Sen. Rob Portman, the only GOP member of the supercommittee to react on-camera tonight, told reporters that he is “deeply disappointed by the result.”
Asked what could have been done to help the committee succeed, Portman, the former director of the Office of Management and Budget, said the panel was unable “to bridge a gap in terms of our approach to spending and taxes.”
“Although we came close in this committee, there remained a gap. Republicans believe that the spending being much higher than it has historically been, that we need to restrain the spending, and do so in a way that’s pro-growth through tax reform in particular, and Democrats believe that we ought to pay for the increased spending by much higher taxes,” the Ohio senator said. “That’s a fundamental difference and until we resolve that difference it was tough to have this committee come together.”
Portman took solace in the fact that even though the supercommittee failed to strike an agreement, $1.2 trillion worth of reductions in spending will still occur through the sequester and the group generated a lot of “good ideas” to tackle the deficit.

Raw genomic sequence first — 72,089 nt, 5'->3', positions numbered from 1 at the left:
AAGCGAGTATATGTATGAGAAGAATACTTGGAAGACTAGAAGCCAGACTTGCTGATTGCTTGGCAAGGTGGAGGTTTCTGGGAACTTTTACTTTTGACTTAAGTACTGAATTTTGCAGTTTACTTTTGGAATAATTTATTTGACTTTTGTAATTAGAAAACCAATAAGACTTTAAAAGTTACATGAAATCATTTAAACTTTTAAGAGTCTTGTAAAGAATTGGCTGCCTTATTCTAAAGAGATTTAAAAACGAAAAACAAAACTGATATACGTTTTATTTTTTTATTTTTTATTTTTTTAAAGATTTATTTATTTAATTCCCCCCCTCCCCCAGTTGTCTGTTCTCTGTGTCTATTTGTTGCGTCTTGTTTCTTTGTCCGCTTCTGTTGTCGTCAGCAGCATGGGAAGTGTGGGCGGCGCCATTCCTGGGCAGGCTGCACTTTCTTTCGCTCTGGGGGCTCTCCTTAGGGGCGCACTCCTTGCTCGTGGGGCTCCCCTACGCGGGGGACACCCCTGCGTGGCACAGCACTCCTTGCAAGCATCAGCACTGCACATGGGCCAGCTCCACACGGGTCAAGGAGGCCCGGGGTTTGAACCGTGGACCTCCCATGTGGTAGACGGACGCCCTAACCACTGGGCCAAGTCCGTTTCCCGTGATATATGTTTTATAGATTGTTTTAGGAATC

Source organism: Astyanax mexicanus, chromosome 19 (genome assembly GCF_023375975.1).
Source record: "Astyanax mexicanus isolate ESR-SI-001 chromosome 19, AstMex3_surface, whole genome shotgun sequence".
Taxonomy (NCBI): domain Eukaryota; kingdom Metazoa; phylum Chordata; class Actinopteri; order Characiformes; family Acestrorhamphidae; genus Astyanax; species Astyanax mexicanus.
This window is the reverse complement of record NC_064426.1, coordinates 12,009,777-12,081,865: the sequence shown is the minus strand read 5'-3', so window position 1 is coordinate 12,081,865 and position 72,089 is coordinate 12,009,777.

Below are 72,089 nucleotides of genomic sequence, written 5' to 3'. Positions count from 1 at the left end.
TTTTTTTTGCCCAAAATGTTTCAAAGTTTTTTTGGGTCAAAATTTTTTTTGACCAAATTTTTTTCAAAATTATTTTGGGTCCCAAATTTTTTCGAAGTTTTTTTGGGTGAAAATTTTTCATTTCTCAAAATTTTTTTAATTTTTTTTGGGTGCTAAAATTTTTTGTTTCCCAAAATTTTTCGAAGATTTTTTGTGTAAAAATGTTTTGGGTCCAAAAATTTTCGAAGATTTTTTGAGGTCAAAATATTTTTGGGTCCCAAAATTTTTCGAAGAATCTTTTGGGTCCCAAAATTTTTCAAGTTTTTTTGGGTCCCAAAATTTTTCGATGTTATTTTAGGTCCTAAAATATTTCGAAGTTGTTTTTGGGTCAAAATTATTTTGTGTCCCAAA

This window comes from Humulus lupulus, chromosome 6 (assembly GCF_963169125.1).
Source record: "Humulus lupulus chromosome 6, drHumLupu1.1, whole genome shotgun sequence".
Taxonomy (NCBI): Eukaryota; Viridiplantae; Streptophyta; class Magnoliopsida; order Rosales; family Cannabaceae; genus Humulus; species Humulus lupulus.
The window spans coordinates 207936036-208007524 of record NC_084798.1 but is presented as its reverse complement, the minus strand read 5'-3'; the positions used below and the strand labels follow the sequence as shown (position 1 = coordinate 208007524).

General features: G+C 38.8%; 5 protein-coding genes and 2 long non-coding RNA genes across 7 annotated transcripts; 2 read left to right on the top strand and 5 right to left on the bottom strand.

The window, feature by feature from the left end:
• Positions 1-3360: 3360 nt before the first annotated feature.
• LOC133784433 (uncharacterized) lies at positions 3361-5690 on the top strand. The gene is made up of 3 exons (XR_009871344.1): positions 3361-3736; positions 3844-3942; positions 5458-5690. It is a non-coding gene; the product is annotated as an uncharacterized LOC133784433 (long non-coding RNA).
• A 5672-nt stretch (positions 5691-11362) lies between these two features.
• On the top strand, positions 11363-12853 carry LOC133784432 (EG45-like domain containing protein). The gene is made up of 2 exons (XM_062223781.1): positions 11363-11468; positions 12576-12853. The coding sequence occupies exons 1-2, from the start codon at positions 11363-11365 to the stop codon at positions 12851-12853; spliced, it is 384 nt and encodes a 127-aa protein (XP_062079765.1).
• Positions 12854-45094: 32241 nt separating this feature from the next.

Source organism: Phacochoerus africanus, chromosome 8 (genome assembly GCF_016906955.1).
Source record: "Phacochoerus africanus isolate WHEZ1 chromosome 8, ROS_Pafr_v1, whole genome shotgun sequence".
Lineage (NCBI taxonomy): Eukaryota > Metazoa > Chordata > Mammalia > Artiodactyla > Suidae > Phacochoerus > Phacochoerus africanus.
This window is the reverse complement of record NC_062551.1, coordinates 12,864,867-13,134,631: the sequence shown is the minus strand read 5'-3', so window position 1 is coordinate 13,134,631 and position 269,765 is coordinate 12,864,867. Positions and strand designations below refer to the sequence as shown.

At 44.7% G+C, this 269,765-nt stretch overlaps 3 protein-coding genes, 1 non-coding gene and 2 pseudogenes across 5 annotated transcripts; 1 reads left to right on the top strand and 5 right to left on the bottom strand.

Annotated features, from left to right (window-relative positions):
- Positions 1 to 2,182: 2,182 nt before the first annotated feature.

“This committee through its work did produce a lot of good ideas, both on the mandatory side, the so-called healthcare entitlement programs, but also with regard to tax reform,” he said. “Hopefully Congress can now move forward on some of those specific initiatives from the committee to address the very real and bigger problems that we face.”
Asked whether there’s a possibility Congress change the sequestration through additional legislation, Portman said he is concerned that the defense cuts could weaken the military.
“Most of us are going to say we have to reach the $1.2 trillion,” he said. “Even if there is a change in the way in which the defense cuts are executed [and] other spending cuts are found, we still need to hit $1.2 trillion mark.”